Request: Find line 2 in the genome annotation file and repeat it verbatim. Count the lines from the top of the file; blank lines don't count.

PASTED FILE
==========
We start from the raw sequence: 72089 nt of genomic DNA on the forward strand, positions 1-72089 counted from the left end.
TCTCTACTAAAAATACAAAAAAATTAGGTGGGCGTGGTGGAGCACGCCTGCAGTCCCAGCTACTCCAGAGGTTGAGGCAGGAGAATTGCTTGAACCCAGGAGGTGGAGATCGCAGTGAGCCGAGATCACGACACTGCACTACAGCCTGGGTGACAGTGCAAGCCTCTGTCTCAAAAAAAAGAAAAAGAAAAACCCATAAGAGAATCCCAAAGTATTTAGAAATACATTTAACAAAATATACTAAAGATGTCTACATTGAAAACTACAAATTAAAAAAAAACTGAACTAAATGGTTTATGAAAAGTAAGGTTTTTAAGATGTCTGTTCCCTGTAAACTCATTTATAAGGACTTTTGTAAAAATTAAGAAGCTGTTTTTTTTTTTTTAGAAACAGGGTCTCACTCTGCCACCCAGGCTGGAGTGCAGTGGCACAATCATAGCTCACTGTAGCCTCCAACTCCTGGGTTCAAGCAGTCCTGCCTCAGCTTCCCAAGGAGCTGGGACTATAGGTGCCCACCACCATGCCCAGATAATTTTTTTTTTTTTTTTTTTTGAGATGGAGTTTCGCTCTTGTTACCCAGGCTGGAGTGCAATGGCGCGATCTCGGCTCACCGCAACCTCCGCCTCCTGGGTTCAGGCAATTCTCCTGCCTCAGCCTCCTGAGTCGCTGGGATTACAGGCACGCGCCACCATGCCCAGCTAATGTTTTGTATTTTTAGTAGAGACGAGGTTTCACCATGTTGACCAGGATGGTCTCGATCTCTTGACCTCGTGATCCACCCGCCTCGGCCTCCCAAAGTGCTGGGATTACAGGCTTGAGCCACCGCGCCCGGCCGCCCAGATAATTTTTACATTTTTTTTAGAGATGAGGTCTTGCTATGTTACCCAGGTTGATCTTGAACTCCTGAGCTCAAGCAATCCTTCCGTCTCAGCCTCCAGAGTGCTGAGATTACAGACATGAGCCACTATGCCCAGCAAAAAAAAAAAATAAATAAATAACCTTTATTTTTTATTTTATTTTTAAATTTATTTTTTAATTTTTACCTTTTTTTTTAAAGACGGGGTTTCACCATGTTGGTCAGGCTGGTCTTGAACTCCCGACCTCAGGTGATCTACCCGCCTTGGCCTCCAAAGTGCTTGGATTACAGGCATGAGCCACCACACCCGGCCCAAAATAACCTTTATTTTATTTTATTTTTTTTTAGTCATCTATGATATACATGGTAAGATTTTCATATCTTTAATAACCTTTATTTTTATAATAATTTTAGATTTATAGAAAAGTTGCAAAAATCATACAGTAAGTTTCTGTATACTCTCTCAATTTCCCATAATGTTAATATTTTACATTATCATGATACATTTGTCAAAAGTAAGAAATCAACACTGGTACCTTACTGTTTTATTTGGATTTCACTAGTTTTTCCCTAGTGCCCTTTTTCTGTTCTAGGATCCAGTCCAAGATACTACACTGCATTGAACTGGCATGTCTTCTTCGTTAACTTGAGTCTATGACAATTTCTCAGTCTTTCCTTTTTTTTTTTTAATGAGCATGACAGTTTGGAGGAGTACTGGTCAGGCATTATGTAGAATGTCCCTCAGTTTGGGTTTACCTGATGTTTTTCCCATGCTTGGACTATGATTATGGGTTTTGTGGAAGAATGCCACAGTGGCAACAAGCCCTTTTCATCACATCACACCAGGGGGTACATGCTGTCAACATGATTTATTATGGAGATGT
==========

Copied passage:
TCTCTACTAAAAATACAAAAAAATTAGGTGGGCGTGGTGGAGCACGCCTGCAGTCCCAGCTACTCCAGAGGTTGAGGCAGGAGAATTGCTTGAACCCAGGAGGTGGAGATCGCAGTGAGCCGAGATCACGACACTGCACTACAGCCTGGGTGACAGTGCAAGCCTCTGTCTCAAAAAAAAGAAAAAGAAAAACCCATAAGAGAATCCCAAAGTATTTAGAAATACATTTAACAAAATATACTAAAGATGTCTACATTGAAAACTACAAATTAAAAAAAAACTGAACTAAATGGTTTATGAAAAGTAAGGTTTTTAAGATGTCTGTTCCCTGTAAACTCATTTATAAGGACTTTTGTAAAAATTAAGAAGCTGTTTTTTTTTTTTTAGAAACAGGGTCTCACTCTGCCACCCAGGCTGGAGTGCAGTGGCACAATCATAGCTCACTGTAGCCTCCAACTCCTGGGTTCAAGCAGTCCTGCCTCAGCTTCCCAAGGAGCTGGGACTATAGGTGCCCACCACCATGCCCAGATAATTTTTTTTTTTTTTTTTTTTGAGATGGAGTTTCGCTCTTGTTACCCAGGCTGGAGTGCAATGGCGCGATCTCGGCTCACCGCAACCTCCGCCTCCTGGGTTCAGGCAATTCTCCTGCCTCAGCCTCCTGAGTCGCTGGGATTACAGGCACGCGCCACCATGCCCAGCTAATGTTTTGTATTTTTAGTAGAGACGAGGTTTCACCATGTTGACCAGGATGGTCTCGATCTCTTGACCTCGTGATCCACCCGCCTCGGCCTCCCAAAGTGCTGGGATTACAGGCTTGAGCCACCGCGCCCGGCCGCCCAGATAATTTTTACATTTTTTTTAGAGATGAGGTCTTGCTATGTTACCCAGGTTGATCTTGAACTCCTGAGCTCAAGCAATCCTTCCGTCTCAGCCTCCAGAGTGCTGAGATTACAGACATGAGCCACTATGCCCAGCAAAAAAAAAAAATAAATAAATAACCTTTATTTTTTATTTTATTTTTAAATTTATTTTTTAATTTTTACCTTTTTTTTTAAAGACGGGGTTTCACCATGTTGGTCAGGCTGGTCTTGAACTCCCGACCTCAGGTGATCTACCCGCCTTGGCCTCCAAAGTGCTTGGATTACAGGCATGAGCCACCACACCCGGCCCAAAATAACCTTTATTTTATTTTATTTTTTTTTAGTCATCTATGATATACATGGTAAGATTTTCATATCTTTAATAACCTTTATTTTTATAATAATTTTAGATTTATAGAAAAGTTGCAAAAATCATACAGTAAGTTTCTGTATACTCTCTCAATTTCCCATAATGTTAATATTTTACATTATCATGATACATTTGTCAAAAGTAAGAAATCAACACTGGTACCTTACTGTTTTATTTGGATTTCACTAGTTTTTCCCTAGTGCCCTTTTTCTGTTCTAGGATCCAGTCCAAGATACTACACTGCATTGAACTGGCATGTCTTCTTCGTTAACTTGAGTCTATGACAATTTCTCAGTCTTTCCTTTTTTTTTTTTAATGAGCATGACAGTTTGGAGGAGTACTGGTCAGGCATTATGTAGAATGTCCCTCAGTTTGGGTTTACCTGATGTTTTTCCCATGCTTGGACTATGATTATGGGTTTTGTGGAAGAATGCCACAGTGGCAACAAGCCCTTTTCATCACATCACACCAGGGGGTACATGCTGTCAACATGATTTATTATGGAGATGT